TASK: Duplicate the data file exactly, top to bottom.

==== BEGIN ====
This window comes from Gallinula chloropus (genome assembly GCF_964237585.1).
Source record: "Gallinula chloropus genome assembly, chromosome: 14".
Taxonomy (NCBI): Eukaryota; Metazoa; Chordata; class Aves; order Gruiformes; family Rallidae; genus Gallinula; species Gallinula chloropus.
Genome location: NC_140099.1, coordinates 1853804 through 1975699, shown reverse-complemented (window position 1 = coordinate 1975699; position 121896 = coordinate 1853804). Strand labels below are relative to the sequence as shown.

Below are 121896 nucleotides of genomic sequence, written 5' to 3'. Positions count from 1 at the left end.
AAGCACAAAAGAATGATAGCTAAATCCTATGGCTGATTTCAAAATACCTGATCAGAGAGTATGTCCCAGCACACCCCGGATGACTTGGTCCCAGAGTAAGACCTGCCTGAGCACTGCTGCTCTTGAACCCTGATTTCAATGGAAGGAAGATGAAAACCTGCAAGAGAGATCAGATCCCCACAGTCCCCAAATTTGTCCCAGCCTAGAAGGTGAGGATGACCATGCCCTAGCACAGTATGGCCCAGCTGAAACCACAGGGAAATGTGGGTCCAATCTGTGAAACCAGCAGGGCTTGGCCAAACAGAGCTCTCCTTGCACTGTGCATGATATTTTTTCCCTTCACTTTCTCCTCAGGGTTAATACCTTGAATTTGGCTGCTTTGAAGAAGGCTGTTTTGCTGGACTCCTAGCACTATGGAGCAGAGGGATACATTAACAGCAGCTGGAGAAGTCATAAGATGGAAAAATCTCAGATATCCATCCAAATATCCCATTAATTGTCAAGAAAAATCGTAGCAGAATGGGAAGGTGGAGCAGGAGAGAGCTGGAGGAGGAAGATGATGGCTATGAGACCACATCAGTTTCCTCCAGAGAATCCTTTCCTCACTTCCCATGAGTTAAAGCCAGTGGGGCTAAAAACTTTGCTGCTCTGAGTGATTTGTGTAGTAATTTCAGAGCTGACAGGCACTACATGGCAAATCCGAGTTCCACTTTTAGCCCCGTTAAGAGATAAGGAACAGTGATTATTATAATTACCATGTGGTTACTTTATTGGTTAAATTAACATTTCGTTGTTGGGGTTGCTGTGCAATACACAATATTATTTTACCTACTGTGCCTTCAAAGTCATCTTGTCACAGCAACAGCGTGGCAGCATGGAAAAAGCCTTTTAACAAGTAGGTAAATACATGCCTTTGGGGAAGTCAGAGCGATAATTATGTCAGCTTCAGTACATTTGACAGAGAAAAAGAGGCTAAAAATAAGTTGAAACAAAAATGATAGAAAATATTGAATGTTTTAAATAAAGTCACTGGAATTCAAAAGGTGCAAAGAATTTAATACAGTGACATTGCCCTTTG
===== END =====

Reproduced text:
This window comes from Gallinula chloropus (genome assembly GCF_964237585.1).
Source record: "Gallinula chloropus genome assembly, chromosome: 14".
Taxonomy (NCBI): Eukaryota; Metazoa; Chordata; class Aves; order Gruiformes; family Rallidae; genus Gallinula; species Gallinula chloropus.
Genome location: NC_140099.1, coordinates 1853804 through 1975699, shown reverse-complemented (window position 1 = coordinate 1975699; position 121896 = coordinate 1853804). Strand labels below are relative to the sequence as shown.

Below are 121896 nucleotides of genomic sequence, written 5' to 3'. Positions count from 1 at the left end.
AAGCACAAAAGAATGATAGCTAAATCCTATGGCTGATTTCAAAATACCTGATCAGAGAGTATGTCCCAGCACACCCCGGATGACTTGGTCCCAGAGTAAGACCTGCCTGAGCACTGCTGCTCTTGAACCCTGATTTCAATGGAAGGAAGATGAAAACCTGCAAGAGAGATCAGATCCCCACAGTCCCCAAATTTGTCCCAGCCTAGAAGGTGAGGATGACCATGCCCTAGCACAGTATGGCCCAGCTGAAACCACAGGGAAATGTGGGTCCAATCTGTGAAACCAGCAGGGCTTGGCCAAACAGAGCTCTCCTTGCACTGTGCATGATATTTTTTCCCTTCACTTTCTCCTCAGGGTTAATACCTTGAATTTGGCTGCTTTGAAGAAGGCTGTTTTGCTGGACTCCTAGCACTATGGAGCAGAGGGATACATTAACAGCAGCTGGAGAAGTCATAAGATGGAAAAATCTCAGATATCCATCCAAATATCCCATTAATTGTCAAGAAAAATCGTAGCAGAATGGGAAGGTGGAGCAGGAGAGAGCTGGAGGAGGAAGATGATGGCTATGAGACCACATCAGTTTCCTCCAGAGAATCCTTTCCTCACTTCCCATGAGTTAAAGCCAGTGGGGCTAAAAACTTTGCTGCTCTGAGTGATTTGTGTAGTAATTTCAGAGCTGACAGGCACTACATGGCAAATCCGAGTTCCACTTTTAGCCCCGTTAAGAGATAAGGAACAGTGATTATTATAATTACCATGTGGTTACTTTATTGGTTAAATTAACATTTCGTTGTTGGGGTTGCTGTGCAATACACAATATTATTTTACCTACTGTGCCTTCAAAGTCATCTTGTCACAGCAACAGCGTGGCAGCATGGAAAAAGCCTTTTAACAAGTAGGTAAATACATGCCTTTGGGGAAGTCAGAGCGATAATTATGTCAGCTTCAGTACATTTGACAGAGAAAAAGAGGCTAAAAATAAGTTGAAACAAAAATGATAGAAAATATTGAATGTTTTAAATAAAGTCACTGGAATTCAAAAGGTGCAAAGAATTTAATACAGTGACATTGCCCTTTG